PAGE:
On Facebook today, I saw a fellow music writer—one of my favorite music writers, in fact—say happy birthday to The Beatles’ Rubber Soul. That’s strange, because Rubber Soul’s birthday was yesterday and it was only turning 49. Beatles for Sale, meanwhile, had its birthday today, and it was turning 50. But this undervaluing of Beatles for Sale is nothing new.
In the Beatles’ discography, few albums are viewed as unimportant to the rock canon. Nearly all of their studio LPs are believed to have some sort of mastery or importance, and no wonder. They’re generally viewed as the greatest rock band of all time, so their catalogue would naturally be seen as having some kind of unmatched consistency.
Beatles for Sale is too often left out of the discussion of the great Beatles albums, though. It contains songs that are up there with their best work, and yet it’s one of their only albums that didn’t make Rolling Stone’s list of the 500 greatest albums of all time. It’s among their most musically distinctive, but it gets left out of conversations about their biggest innovations. It’s a major step forward in their emotional maturity, but it gets left out of those conversations as well. Come to think of it, the album cover might be more well-remembered than the album itself.
It’s very likely the band’s most underrated LP. To understand why, you have to look at how people view The Beatles overall.
Pre-Beatles for Sale Beatles
“I’m the kind of guy
Who never used to cry
The world is treating me bad, misery
I’ve lost her now for sure
I won’t see her no more
It’s gonna be a drag, misery.”
-The Beatles, “Misery”
The debut album from the Fab Four, Please Please Me was released on March 22, 1963. It’s a mixture of originals and covers, and at first seems like just a fun record. However, a strong listen to Please Please Me shows that they were already writing heartfelt, emotional material on their first album. In fact, “Misery” and There’s a Place” are similar to the country influenced sad love songs on Beatles for Sale. And while they hadn’t gotten around to covering Chuck Berry or Little Richard yet, their covers of songs by Arthur Alexander and The Isley Brothers stay close to the original recordings while at the same time showcasing the band’s own personality.
Their next albums, With the Beatles and A Hard Day’s Night, showed them growing as both musicians and songwriters, with each new album containing more originals. The covers on With the Beatles are even stronger than the ones on Please Please Me and, by A Hard Day’s Night, there were no covers featured at all.
It’s easy to see why Beatles for Sale gets underrated so often, considering the consistency of these early releases. But you have to look at their career after the album as well.
Post-Beatles for Sale Beatles
“And now my life has changed in oh so many ways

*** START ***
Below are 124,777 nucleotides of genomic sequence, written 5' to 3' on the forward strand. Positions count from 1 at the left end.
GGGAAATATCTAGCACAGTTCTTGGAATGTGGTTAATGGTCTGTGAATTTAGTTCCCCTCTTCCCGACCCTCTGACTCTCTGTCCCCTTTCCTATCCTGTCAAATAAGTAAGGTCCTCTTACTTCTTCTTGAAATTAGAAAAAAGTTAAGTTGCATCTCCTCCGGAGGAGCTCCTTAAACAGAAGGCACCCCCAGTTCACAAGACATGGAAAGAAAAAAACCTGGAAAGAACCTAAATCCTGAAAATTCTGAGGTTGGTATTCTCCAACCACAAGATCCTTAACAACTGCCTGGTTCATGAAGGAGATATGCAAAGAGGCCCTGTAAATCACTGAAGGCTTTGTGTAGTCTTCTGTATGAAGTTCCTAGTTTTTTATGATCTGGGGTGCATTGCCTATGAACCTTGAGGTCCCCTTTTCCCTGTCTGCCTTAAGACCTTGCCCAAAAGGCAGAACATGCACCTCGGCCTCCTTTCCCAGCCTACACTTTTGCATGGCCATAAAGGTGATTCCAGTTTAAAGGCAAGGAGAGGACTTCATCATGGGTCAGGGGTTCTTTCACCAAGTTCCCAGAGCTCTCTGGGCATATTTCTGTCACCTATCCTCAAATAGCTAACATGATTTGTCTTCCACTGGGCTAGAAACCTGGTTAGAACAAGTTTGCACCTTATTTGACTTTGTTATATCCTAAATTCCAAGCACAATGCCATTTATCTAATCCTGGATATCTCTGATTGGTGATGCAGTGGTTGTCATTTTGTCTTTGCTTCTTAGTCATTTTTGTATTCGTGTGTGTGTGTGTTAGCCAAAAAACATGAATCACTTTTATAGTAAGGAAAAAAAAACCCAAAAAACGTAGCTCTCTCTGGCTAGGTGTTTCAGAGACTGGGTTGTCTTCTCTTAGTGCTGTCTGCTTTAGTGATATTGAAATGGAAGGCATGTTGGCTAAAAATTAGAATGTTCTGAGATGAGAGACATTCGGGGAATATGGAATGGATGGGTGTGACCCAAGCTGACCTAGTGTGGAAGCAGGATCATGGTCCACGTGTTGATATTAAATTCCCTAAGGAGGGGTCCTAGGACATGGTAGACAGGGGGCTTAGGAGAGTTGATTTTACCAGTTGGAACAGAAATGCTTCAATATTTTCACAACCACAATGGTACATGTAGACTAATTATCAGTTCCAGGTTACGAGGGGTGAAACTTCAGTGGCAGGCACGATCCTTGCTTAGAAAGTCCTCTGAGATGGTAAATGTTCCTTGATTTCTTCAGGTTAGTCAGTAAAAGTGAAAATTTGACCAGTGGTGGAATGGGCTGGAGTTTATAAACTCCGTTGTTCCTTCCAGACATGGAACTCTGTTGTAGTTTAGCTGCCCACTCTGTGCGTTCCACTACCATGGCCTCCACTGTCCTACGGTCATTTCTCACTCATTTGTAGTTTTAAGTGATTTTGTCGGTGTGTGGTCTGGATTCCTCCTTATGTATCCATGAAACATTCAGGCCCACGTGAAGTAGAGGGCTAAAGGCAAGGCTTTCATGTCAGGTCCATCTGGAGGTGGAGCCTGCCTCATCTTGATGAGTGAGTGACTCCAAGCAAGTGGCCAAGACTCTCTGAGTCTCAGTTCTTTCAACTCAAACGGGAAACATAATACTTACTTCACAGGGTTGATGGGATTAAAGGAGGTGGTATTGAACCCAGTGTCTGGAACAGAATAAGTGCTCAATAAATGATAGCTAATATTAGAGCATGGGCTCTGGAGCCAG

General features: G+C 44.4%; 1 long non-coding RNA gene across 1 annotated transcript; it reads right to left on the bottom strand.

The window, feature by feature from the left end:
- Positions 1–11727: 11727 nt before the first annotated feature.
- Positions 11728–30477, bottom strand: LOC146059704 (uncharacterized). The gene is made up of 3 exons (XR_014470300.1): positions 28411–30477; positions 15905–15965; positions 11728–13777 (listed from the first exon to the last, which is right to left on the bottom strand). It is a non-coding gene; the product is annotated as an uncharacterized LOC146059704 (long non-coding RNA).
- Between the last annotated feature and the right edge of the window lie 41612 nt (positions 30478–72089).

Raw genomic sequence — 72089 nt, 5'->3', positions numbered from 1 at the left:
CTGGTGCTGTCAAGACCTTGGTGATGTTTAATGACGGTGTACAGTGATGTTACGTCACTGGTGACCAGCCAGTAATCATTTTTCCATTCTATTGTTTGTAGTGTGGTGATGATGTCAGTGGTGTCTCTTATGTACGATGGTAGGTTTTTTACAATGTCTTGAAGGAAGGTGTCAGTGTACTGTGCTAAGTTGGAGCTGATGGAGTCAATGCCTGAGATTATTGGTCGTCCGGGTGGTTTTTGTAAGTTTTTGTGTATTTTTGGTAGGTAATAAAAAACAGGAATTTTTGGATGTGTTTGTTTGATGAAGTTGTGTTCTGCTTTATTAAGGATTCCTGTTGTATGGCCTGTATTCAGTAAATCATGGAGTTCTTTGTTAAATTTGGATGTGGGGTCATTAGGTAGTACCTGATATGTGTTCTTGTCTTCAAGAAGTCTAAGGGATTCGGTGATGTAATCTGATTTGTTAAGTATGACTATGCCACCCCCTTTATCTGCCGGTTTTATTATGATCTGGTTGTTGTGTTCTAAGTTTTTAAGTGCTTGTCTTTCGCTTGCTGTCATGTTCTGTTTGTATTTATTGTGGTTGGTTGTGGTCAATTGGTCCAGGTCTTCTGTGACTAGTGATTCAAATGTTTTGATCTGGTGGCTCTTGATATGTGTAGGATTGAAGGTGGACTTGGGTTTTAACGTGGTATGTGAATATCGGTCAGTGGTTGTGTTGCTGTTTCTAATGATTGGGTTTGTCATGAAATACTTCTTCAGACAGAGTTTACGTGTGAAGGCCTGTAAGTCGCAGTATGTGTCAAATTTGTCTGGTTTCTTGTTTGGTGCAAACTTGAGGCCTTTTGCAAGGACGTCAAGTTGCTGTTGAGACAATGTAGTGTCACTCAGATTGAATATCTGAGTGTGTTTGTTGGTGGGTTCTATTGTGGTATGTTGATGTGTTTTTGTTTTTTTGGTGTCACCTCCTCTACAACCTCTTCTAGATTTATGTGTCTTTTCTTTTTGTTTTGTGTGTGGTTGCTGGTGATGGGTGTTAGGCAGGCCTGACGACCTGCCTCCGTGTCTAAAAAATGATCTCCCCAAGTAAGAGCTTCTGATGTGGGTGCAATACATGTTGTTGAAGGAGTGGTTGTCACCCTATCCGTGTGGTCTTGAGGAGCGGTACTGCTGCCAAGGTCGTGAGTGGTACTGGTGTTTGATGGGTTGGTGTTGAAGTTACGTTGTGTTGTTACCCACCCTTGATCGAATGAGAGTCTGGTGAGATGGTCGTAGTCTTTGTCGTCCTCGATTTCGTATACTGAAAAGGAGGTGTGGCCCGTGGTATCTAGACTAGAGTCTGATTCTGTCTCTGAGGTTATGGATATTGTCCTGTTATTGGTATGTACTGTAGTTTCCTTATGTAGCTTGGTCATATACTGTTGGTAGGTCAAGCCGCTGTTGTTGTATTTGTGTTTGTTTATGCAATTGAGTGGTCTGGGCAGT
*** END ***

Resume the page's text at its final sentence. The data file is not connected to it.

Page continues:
My independence seems to vanish in the haze
But every now and then I feel so insecure
I know that I just need you like I’ve never done before”
-The Beatles, “Help!”
The year 1965 is generally viewed as a turning point for The Beatles, with everything that came before placed in one category and everything that came after placed in another. Early in the year, the band released “Ticket to Ride” as a single, followed by an album, Help!, a few months later. Both single and album display more of the sound that a large section of the Beatles fanbase tends to prefer, which was even more evident on Rubber Soul, released in December of 1965.
Rubber Soul and Help! happen to be my two favorite albums the group ever released, sitting tidily in between the band’s early, more poppy music and the later, more progressive stuff.
In 1966, Revolver was released, beginning a period where every year brought along a Beatles album that a relatively large amount of people view as the greatest of all time. Revolver is currently Acclaimed Music’s highest ranked album, 1967’s Sgt. Pepper’s Lonely Hearts Club Band is almost synonymous with “greatest album of all time,” 1968’s overrated The Beatles (or The White Album) was named the greatest of all time on a Kitsap Sun list in 2005, and 1969’s Abbey Road is Abbey Road—easily the best album ever if you’re judging by how many people have the poster on their wall. This trend was ended by their final studio album, 1970’s Let it Be, which even obsessive fans of the band acknowledge as flawed.
The way people idolize the band’s later albums while underrating the early releases does seem to be tied to a certain rockist mindset, the same mindset that’s made “Hey Jude” their most acclaimed song. But, despite how much people forget about Beatles for Sale, the album did play a major role in the evolution of their music that eventually brought them to Revolver and Sgt. Pepper.
“This happened once before
When I came to your door
They said it wasn’t you
But I saw you peep through
-The Beatles, “No Reply”
Beatles for Sale begins with John Lennon singing these lyrics, setting the tone for an album that is considerably drearier than their previous work. But the song is also a step up in Lennon’s storytelling. He once said that Beatles for Sale was the band’s country and western album, but judging from this song, he was likely borrowing elements from the growing folk-rock scene. “No Reply” fits the kind of storytelling and variety of different emotions that you might find in a Bob Dylan song into just over two minutes.
The two songs that follow, “I’m a Loser” and “Baby’s in Black,” are similarly dark and sad. In his review of the album for AllMusic, Stephen Thomas Erlewine described the three songs that open Beatles for Sale as “the darkest sequence on any Beatles record.”
“What You’re Doing”
“Look what you’re doing, I’m feeling blue and lonely
Would it be too much to ask of you
What you’re doing to me?”
-The Beatles, “What You’re Doing”